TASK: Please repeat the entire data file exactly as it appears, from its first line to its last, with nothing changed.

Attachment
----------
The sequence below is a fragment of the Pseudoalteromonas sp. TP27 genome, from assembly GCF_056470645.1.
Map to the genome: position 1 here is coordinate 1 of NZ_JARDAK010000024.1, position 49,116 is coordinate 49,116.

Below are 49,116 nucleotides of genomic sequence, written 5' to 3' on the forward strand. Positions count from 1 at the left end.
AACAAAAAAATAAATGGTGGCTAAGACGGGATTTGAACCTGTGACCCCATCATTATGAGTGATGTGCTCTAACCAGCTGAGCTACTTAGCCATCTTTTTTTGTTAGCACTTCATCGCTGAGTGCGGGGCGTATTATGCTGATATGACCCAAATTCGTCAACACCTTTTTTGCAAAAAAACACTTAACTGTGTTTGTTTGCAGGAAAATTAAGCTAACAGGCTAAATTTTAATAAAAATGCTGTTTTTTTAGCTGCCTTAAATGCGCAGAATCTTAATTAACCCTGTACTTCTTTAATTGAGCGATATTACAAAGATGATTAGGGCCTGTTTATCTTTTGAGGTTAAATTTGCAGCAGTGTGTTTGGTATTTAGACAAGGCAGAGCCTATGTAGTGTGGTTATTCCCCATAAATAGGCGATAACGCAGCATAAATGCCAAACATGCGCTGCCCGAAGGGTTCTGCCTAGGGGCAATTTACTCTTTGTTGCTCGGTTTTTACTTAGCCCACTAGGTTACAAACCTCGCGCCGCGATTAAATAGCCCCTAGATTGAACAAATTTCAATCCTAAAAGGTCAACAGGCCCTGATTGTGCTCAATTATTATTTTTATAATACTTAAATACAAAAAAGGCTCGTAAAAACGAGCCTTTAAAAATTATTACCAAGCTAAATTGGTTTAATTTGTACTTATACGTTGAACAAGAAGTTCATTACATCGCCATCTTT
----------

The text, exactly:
The sequence below is a fragment of the Pseudoalteromonas sp. TP27 genome, from assembly GCF_056470645.1.
Map to the genome: position 1 here is coordinate 1 of NZ_JARDAK010000024.1, position 49,116 is coordinate 49,116.

Below are 49,116 nucleotides of genomic sequence, written 5' to 3' on the forward strand. Positions count from 1 at the left end.
AACAAAAAAATAAATGGTGGCTAAGACGGGATTTGAACCTGTGACCCCATCATTATGAGTGATGTGCTCTAACCAGCTGAGCTACTTAGCCATCTTTTTTTGTTAGCACTTCATCGCTGAGTGCGGGGCGTATTATGCTGATATGACCCAAATTCGTCAACACCTTTTTTGCAAAAAAACACTTAACTGTGTTTGTTTGCAGGAAAATTAAGCTAACAGGCTAAATTTTAATAAAAATGCTGTTTTTTTAGCTGCCTTAAATGCGCAGAATCTTAATTAACCCTGTACTTCTTTAATTGAGCGATATTACAAAGATGATTAGGGCCTGTTTATCTTTTGAGGTTAAATTTGCAGCAGTGTGTTTGGTATTTAGACAAGGCAGAGCCTATGTAGTGTGGTTATTCCCCATAAATAGGCGATAACGCAGCATAAATGCCAAACATGCGCTGCCCGAAGGGTTCTGCCTAGGGGCAATTTACTCTTTGTTGCTCGGTTTTTACTTAGCCCACTAGGTTACAAACCTCGCGCCGCGATTAAATAGCCCCTAGATTGAACAAATTTCAATCCTAAAAGGTCAACAGGCCCTGATTGTGCTCAATTATTATTTTTATAATACTTAAATACAAAAAAGGCTCGTAAAAACGAGCCTTTAAAAATTATTACCAAGCTAAATTGGTTTAATTTGTACTTATACGTTGAACAAGAAGTTCATTACATCGCCATCTTT